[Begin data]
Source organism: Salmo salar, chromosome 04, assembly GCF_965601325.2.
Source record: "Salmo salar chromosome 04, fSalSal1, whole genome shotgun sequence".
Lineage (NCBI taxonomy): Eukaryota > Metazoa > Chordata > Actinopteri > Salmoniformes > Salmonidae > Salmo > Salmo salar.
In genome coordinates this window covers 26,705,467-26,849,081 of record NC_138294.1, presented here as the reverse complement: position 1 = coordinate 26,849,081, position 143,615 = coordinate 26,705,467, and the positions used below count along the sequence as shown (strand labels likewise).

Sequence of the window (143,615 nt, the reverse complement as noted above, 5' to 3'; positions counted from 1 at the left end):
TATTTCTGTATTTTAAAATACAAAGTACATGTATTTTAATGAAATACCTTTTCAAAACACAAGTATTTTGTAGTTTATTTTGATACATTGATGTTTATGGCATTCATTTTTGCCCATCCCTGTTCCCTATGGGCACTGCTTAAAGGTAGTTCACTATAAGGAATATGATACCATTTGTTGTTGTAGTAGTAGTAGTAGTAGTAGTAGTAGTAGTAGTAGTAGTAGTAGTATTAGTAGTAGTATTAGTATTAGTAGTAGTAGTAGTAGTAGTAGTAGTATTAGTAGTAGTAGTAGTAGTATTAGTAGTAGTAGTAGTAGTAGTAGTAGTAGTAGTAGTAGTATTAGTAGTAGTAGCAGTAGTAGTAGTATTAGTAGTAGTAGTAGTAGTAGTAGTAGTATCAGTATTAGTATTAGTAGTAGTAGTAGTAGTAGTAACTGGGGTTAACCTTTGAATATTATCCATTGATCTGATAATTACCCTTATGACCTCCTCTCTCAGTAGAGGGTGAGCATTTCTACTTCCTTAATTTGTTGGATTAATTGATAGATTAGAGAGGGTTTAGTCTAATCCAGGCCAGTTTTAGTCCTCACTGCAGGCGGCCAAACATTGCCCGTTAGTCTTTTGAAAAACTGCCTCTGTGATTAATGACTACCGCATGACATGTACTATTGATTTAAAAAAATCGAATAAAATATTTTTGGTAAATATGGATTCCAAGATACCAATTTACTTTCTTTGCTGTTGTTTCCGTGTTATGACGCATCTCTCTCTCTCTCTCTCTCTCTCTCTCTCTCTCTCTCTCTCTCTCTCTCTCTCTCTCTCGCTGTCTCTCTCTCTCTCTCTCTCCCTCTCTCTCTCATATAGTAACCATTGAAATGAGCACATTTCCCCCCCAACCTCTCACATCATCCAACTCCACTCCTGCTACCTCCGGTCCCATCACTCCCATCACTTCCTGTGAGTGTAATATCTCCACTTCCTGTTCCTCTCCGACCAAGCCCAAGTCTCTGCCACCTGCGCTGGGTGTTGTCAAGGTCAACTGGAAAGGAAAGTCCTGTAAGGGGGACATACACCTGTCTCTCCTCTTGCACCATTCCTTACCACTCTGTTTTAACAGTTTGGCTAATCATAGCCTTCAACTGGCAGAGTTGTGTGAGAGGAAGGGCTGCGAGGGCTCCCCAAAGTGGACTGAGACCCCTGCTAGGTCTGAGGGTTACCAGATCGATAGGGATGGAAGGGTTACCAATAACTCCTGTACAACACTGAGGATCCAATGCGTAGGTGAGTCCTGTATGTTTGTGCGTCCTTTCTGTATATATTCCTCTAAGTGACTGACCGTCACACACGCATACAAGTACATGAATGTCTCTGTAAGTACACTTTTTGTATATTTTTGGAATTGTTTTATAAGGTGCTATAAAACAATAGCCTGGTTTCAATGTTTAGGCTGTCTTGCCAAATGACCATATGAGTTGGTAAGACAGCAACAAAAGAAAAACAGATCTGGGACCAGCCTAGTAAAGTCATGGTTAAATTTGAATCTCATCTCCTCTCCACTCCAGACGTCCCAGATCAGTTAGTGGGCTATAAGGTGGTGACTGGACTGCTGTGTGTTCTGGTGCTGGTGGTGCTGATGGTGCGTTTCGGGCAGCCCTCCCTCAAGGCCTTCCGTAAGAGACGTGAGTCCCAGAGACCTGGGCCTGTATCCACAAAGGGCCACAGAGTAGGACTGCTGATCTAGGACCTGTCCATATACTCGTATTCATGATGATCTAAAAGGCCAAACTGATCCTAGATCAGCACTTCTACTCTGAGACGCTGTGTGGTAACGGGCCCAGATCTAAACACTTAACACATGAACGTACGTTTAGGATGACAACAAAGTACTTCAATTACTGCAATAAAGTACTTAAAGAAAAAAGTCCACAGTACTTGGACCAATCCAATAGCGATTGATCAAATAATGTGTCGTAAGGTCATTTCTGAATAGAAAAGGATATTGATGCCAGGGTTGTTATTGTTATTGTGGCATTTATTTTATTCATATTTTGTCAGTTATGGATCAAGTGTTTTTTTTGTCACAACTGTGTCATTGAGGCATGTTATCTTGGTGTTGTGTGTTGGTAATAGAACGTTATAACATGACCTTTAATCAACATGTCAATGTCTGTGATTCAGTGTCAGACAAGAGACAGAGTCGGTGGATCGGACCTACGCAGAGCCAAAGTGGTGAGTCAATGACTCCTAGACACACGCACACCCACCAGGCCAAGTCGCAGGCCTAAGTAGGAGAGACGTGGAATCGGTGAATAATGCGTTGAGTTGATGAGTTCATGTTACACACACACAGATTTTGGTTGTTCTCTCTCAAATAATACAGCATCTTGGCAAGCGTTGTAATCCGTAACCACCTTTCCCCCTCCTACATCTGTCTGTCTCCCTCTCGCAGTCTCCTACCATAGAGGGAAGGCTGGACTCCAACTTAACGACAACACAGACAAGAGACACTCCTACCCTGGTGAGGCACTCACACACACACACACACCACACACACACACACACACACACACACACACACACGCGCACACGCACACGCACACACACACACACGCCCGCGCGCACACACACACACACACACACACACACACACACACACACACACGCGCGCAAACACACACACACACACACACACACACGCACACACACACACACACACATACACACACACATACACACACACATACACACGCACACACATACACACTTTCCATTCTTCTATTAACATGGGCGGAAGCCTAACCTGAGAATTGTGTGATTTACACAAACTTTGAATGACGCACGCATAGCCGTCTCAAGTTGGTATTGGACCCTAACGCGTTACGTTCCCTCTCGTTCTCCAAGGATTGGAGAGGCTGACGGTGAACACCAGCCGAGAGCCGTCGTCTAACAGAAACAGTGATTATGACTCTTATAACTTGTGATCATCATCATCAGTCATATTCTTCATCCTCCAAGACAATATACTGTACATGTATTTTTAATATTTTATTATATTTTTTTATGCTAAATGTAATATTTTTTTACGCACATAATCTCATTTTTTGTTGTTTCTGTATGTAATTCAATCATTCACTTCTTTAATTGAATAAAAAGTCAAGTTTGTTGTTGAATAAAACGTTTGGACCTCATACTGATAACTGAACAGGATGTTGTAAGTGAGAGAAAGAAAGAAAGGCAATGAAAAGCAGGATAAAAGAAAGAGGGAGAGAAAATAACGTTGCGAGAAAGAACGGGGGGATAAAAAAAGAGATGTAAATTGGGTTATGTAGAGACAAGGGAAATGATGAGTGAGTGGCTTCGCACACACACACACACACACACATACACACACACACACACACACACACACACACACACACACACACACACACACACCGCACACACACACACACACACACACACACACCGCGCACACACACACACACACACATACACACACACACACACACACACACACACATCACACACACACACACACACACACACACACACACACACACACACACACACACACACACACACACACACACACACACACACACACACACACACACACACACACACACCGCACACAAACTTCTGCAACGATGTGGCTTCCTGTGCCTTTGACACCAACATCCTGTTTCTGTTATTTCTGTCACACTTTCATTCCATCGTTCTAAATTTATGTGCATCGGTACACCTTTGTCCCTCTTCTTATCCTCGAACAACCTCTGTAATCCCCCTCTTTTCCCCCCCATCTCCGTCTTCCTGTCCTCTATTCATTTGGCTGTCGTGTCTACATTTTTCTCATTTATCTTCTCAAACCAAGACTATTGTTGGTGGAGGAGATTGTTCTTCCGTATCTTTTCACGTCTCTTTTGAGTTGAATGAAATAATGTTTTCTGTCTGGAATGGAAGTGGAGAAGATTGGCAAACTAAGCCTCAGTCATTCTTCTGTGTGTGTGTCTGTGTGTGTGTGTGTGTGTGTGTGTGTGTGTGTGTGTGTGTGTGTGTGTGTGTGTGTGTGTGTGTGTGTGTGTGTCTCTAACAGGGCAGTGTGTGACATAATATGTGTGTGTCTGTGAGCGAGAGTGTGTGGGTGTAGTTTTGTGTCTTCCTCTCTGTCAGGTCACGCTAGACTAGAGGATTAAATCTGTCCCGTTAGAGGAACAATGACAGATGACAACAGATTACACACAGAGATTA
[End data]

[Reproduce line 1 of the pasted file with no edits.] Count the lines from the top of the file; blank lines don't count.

Source organism: Salmo salar, chromosome 04, assembly GCF_965601325.2.